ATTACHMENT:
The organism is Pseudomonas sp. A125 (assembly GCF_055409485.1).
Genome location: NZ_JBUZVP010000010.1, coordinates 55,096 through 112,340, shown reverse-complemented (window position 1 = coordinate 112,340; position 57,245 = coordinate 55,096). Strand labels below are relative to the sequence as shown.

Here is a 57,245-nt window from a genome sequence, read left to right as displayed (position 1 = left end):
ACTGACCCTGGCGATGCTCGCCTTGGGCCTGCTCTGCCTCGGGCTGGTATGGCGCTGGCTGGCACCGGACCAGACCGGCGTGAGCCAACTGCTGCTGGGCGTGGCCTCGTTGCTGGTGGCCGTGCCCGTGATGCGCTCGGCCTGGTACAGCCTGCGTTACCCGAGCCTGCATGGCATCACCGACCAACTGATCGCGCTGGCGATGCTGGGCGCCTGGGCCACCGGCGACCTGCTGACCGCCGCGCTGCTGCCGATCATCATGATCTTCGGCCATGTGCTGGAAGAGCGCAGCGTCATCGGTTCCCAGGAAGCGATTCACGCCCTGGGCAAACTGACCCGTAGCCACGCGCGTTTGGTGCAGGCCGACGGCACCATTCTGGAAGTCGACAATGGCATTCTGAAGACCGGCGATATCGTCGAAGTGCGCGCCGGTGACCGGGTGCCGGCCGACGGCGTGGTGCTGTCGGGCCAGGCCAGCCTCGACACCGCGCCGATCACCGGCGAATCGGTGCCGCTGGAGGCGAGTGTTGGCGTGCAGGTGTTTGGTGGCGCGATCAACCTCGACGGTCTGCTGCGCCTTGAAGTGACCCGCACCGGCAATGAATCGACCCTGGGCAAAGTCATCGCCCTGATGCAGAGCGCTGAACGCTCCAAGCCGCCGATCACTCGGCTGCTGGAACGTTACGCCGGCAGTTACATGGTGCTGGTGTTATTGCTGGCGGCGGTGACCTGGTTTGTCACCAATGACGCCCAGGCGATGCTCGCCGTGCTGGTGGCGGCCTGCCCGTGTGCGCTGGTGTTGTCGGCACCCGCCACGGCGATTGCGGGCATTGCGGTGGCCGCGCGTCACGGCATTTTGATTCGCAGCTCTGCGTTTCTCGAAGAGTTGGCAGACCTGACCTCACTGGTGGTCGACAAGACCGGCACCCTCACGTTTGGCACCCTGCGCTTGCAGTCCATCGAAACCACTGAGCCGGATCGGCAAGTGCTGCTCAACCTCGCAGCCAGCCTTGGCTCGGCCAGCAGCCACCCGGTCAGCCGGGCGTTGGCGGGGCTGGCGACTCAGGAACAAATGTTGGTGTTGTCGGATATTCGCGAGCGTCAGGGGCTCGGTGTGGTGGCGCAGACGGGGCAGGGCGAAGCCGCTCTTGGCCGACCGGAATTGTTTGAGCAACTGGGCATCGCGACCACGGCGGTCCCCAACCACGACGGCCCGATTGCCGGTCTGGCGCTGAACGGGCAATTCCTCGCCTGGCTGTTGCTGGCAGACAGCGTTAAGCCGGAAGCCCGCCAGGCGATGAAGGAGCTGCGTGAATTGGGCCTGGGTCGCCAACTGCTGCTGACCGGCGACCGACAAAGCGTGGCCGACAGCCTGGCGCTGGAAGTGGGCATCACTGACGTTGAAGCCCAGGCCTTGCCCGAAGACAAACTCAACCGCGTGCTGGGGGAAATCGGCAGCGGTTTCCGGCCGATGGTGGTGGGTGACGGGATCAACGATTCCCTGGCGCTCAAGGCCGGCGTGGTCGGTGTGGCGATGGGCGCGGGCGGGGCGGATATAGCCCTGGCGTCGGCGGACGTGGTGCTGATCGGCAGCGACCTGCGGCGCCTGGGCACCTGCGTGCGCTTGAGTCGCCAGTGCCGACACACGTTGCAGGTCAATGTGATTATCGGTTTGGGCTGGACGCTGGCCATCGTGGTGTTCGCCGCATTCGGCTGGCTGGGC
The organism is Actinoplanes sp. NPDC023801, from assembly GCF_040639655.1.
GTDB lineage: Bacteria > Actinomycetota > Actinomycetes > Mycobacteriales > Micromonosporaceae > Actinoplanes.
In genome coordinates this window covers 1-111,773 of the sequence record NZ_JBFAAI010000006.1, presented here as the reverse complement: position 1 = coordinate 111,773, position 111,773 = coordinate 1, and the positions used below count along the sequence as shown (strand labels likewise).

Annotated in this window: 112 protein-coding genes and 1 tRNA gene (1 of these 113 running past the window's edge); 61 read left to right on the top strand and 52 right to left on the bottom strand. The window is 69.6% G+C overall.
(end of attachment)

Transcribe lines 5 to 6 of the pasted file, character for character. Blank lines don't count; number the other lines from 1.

The organism is Actinoplanes sp. NPDC023801, from assembly GCF_040639655.1.
GTDB lineage: Bacteria > Actinomycetota > Actinomycetes > Mycobacteriales > Micromonosporaceae > Actinoplanes.